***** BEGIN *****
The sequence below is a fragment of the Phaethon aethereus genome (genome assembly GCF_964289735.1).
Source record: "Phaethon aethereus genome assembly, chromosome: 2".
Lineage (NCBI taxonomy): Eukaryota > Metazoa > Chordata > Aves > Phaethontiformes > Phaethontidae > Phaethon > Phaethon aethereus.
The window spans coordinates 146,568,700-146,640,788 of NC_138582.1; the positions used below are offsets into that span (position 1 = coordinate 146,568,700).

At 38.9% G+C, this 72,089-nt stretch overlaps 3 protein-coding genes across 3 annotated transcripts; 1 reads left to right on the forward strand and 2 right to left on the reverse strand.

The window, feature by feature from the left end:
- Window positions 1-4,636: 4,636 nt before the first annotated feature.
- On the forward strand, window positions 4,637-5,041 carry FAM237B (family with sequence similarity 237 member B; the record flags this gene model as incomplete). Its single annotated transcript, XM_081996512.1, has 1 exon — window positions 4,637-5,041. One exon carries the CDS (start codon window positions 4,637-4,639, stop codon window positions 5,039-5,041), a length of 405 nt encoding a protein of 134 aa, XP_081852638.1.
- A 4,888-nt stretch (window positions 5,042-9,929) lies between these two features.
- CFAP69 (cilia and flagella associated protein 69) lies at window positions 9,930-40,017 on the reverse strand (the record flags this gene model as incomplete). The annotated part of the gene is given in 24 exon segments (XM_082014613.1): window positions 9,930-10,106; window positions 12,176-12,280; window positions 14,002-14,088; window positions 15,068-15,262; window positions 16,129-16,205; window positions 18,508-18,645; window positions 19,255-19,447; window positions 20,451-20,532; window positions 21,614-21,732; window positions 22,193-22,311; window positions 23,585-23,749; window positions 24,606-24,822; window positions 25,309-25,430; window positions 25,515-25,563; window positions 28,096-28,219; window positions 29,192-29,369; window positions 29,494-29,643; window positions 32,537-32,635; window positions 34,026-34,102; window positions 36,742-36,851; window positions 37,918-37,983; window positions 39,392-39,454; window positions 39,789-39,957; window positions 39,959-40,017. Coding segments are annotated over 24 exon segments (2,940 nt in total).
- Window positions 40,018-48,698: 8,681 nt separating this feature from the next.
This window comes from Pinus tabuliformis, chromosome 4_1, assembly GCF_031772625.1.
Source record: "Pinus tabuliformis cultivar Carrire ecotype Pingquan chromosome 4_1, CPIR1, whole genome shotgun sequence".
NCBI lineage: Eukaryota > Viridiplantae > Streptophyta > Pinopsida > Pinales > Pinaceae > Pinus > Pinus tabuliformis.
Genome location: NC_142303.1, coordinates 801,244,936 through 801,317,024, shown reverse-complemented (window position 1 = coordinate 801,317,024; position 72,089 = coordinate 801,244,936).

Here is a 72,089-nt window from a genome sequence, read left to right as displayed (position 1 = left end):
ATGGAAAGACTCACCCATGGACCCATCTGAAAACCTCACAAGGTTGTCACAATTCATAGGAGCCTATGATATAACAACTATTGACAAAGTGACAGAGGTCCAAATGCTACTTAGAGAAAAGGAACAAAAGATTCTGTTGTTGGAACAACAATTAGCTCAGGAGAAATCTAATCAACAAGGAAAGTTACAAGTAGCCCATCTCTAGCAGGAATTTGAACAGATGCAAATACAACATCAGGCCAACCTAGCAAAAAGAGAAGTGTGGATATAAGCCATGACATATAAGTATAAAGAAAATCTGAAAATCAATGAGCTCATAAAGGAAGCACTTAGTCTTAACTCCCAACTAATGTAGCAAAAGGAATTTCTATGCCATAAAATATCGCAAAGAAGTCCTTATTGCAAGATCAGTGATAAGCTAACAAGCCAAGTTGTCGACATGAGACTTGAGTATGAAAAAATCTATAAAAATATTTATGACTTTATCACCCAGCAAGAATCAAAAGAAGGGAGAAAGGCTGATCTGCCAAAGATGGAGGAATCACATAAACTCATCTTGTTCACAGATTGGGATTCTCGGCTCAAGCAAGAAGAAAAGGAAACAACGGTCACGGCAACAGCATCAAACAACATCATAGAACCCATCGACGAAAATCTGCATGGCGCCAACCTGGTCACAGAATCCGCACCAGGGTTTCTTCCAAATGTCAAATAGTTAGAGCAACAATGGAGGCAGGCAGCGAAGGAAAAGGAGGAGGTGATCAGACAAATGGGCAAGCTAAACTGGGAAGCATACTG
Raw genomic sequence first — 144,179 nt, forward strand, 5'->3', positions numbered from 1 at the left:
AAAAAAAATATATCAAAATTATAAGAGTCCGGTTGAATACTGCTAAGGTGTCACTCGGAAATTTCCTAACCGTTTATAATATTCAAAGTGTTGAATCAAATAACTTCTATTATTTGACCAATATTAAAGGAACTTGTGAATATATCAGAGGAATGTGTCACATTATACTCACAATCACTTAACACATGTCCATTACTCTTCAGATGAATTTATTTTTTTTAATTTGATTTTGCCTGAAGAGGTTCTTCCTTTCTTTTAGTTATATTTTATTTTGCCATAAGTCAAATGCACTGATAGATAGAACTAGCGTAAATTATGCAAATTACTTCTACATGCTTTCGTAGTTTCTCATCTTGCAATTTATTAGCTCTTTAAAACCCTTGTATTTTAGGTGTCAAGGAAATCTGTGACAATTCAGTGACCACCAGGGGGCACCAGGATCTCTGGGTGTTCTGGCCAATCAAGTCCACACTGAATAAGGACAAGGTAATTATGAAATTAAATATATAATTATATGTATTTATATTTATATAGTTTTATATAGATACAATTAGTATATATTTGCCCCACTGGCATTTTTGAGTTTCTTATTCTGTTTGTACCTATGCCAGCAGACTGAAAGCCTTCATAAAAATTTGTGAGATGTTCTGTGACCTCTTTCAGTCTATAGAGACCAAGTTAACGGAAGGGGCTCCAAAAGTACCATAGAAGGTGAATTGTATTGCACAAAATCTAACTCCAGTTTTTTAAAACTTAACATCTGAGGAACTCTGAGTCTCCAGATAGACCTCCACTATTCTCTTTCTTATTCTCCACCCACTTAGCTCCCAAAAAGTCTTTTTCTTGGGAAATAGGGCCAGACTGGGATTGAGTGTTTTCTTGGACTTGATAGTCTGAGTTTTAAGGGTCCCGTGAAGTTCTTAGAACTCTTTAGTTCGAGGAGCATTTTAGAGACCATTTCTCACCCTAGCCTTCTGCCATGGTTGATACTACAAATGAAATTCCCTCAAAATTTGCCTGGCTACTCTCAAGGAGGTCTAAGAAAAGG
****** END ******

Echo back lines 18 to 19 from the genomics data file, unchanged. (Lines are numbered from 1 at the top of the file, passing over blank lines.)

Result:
Raw genomic sequence first — 144,179 nt, forward strand, 5'->3', positions numbered from 1 at the left:
AAAAAAAATATATCAAAATTATAAGAGTCCGGTTGAATACTGCTAAGGTGTCACTCGGAAATTTCCTAACCGTTTATAATATTCAAAGTGTTGAATCAAATAACTTCTATTATTTGACCAATATTAAAGGAACTTGTGAATATATCAGAGGAATGTGTCACATTATACTCACAATCACTTAACACATGTCCATTACTCTTCAGATGAATTTATTTTTTTTAATTTGATTTTGCCTGAAGAGGTTCTTCCTTTCTTTTAGTTATATTTTATTTTGCCATAAGTCAAATGCACTGATAGATAGAACTAGCGTAAATTATGCAAATTACTTCTACATGCTTTCGTAGTTTCTCATCTTGCAATTTATTAGCTCTTTAAAACCCTTGTATTTTAGGTGTCAAGGAAATCTGTGACAATTCAGTGACCACCAGGGGGCACCAGGATCTCTGGGTGTTCTGGCCAATCAAGTCCACACTGAATAAGGACAAGGTAATTATGAAATTAAATATATAATTATATGTATTTATATTTATATAGTTTTATATAGATACAATTAGTATATATTTGCCCCACTGGCATTTTTGAGTTTCTTATTCTGTTTGTACCTATGCCAGCAGACTGAAAGCCTTCATAAAAATTTGTGAGATGTTCTGTGACCTCTTTCAGTCTATAGAGACCAAGTTAACGGAAGGGGCTCCAAAAGTACCATAGAAGGTGAATTGTATTGCACAAAATCTAACTCCAGTTTTTTAAAACTTAACATCTGAGGAACTCTGAGTCTCCAGATAGACCTCCACTATTCTCTTTCTTATTCTCCACCCACTTAGCTCCCAAAAAGTCTTTTTCTTGGGAAATAGGGCCAGACTGGGATTGAGTGTTTTCTTGGACTTGATAGTCTGAGTTTTAAGGGTCCCGTGAAGTTCTTAGAACTCTTTAGTTCGAGGAGCATTTTAGAGACCATTTCTCACCCTAGCCTTCTGCCATGGTTGATACTACAAATGAAATTCCCTCAAAATTTGCCTGGCTACTCTCAAGGAGGTCTAAGAAAAGG